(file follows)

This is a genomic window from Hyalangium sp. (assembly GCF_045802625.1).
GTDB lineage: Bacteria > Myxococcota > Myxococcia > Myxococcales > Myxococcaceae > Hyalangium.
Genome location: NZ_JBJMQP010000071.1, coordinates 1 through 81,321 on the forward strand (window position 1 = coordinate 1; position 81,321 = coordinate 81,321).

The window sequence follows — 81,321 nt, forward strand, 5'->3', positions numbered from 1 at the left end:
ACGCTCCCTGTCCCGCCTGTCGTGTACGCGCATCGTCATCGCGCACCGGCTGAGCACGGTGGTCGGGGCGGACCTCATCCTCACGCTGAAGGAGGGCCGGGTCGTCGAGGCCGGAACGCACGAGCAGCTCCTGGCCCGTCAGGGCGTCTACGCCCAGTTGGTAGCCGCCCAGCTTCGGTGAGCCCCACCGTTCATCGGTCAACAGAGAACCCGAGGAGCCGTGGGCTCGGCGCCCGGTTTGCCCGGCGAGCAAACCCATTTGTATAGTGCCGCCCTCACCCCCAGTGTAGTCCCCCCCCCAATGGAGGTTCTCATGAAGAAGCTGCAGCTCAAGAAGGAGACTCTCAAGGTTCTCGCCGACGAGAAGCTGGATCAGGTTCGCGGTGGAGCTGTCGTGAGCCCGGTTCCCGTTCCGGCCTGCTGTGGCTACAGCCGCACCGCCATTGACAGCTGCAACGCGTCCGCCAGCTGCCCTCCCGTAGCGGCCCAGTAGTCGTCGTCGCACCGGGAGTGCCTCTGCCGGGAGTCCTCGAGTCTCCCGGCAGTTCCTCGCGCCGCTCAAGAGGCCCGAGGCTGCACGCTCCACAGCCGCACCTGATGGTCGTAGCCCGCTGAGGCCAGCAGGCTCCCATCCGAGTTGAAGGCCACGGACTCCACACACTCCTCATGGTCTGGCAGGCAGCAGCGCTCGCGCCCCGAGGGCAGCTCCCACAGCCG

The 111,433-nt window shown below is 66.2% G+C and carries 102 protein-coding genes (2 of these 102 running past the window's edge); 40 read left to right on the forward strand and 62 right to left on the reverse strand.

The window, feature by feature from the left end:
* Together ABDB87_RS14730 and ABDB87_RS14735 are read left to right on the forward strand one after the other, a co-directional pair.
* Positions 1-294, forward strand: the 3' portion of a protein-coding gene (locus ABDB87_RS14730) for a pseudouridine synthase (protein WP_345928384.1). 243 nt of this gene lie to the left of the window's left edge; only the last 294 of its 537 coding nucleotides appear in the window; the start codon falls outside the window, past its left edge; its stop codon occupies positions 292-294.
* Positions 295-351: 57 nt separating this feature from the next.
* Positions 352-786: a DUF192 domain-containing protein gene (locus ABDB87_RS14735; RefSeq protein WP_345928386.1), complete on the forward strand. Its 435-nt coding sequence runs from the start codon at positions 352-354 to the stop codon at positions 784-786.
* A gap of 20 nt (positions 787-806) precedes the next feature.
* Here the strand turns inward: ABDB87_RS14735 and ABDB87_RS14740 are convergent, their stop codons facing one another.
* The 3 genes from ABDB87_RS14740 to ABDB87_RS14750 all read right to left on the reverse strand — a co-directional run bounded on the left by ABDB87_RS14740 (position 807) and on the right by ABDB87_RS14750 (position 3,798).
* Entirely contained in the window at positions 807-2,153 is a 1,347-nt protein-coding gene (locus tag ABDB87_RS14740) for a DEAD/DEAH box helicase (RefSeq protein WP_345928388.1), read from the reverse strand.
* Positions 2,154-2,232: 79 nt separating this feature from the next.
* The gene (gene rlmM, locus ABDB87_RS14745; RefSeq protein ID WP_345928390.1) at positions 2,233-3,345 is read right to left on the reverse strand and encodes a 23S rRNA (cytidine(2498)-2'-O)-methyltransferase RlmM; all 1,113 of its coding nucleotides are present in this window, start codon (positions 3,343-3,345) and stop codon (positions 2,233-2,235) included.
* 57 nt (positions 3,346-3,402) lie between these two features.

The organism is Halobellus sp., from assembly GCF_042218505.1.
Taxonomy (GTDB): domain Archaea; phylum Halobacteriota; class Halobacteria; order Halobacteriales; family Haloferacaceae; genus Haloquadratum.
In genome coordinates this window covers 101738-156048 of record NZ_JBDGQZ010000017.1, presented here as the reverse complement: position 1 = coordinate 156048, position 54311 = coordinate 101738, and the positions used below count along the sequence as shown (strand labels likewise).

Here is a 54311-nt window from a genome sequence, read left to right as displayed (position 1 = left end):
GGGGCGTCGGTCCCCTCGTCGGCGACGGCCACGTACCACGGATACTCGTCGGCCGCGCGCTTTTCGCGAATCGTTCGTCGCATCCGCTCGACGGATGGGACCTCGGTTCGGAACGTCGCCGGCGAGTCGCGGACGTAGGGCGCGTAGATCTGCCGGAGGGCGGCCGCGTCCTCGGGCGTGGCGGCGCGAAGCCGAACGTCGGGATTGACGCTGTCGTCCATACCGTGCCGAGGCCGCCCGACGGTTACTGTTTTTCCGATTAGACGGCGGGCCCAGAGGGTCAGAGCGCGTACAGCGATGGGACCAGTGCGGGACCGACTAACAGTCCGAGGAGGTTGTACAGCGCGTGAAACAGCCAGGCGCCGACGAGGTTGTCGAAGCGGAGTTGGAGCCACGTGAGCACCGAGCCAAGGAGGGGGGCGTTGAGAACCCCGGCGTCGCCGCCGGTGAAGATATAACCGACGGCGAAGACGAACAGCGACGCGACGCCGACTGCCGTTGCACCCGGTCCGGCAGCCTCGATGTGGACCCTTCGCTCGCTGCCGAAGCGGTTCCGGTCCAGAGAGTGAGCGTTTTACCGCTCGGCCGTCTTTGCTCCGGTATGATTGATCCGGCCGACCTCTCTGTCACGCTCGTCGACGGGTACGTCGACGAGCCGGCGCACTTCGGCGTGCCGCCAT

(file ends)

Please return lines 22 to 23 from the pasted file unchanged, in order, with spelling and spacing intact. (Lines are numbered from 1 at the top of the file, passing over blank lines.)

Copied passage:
Here is a 54311-nt window from a genome sequence, read left to right as displayed (position 1 = left end):
GGGGCGTCGGTCCCCTCGTCGGCGACGGCCACGTACCACGGATACTCGTCGGCCGCGCGCTTTTCGCGAATCGTTCGTCGCATCCGCTCGACGGATGGGACCTCGGTTCGGAACGTCGCCGGCGAGTCGCGGACGTAGGGCGCGTAGATCTGCCGGAGGGCGGCCGCGTCCTCGGGCGTGGCGGCGCGAAGCCGAACGTCGGGATTGACGCTGTCGTCCATACCGTGCCGAGGCCGCCCGACGGTTACTGTTTTTCCGATTAGACGGCGGGCCCAGAGGGTCAGAGCGCGTACAGCGATGGGACCAGTGCGGGACCGACTAACAGTCCGAGGAGGTTGTACAGCGCGTGAAACAGCCAGGCGCCGACGAGGTTGTCGAAGCGGAGTTGGAGCCACGTGAGCACCGAGCCAAGGAGGGGGGCGTTGAGAACCCCGGCGTCGCCGCCGGTGAAGATATAACCGACGGCGAAGACGAACAGCGACGCGACGCCGACTGCCGTTGCACCCGGTCCGGCAGCCTCGATGTGGACCCTTCGCTCGCTGCCGAAGCGGTTCCGGTCCAGAGAGTGAGCGTTTTACCGCTCGGCCGTCTTTGCTCCGGTATGATTGATCCGGCCGACCTCTCTGTCACGCTCGTCGACGGGTACGTCGACGAGCCGGCGCACTTCGGCGTGCCGCCAT